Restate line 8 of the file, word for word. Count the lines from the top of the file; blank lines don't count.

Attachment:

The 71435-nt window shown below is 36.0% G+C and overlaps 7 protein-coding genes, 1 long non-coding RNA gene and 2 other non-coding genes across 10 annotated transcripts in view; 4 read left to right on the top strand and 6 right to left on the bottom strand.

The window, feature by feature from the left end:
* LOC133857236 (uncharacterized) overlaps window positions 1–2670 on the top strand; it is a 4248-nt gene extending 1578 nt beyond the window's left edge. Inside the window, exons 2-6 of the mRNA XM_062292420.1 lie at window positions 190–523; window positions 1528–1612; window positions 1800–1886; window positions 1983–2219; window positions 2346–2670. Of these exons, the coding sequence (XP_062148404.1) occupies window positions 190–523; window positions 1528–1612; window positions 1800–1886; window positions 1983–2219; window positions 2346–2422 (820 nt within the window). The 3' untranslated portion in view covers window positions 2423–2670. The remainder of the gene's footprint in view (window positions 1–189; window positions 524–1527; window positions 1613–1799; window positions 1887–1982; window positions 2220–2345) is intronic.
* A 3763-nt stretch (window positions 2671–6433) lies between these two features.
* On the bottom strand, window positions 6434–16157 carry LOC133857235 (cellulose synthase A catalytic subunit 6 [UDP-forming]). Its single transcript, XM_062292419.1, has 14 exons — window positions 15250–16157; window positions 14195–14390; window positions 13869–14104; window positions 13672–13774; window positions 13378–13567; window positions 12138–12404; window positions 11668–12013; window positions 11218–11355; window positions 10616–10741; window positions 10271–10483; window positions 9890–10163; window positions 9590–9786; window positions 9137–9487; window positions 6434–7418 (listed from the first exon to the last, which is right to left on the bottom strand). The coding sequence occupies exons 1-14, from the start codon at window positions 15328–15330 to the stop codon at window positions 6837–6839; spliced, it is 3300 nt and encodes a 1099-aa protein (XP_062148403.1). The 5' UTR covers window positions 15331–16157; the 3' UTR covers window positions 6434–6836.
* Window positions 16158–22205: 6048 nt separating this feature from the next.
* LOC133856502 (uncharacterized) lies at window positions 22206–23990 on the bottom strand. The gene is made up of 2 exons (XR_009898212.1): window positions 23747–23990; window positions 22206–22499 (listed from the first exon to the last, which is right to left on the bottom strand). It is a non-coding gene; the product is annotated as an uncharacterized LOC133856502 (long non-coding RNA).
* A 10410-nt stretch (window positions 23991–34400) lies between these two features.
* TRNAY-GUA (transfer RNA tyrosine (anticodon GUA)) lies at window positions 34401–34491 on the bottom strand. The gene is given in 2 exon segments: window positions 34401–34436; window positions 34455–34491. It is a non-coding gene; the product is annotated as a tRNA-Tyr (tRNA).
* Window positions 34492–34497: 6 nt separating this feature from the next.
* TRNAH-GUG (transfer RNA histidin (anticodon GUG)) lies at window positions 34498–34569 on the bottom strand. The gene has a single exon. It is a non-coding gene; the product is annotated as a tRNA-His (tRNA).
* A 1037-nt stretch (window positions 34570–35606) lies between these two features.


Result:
* A 10410-nt stretch (window positions 23991–34400) lies between these two features.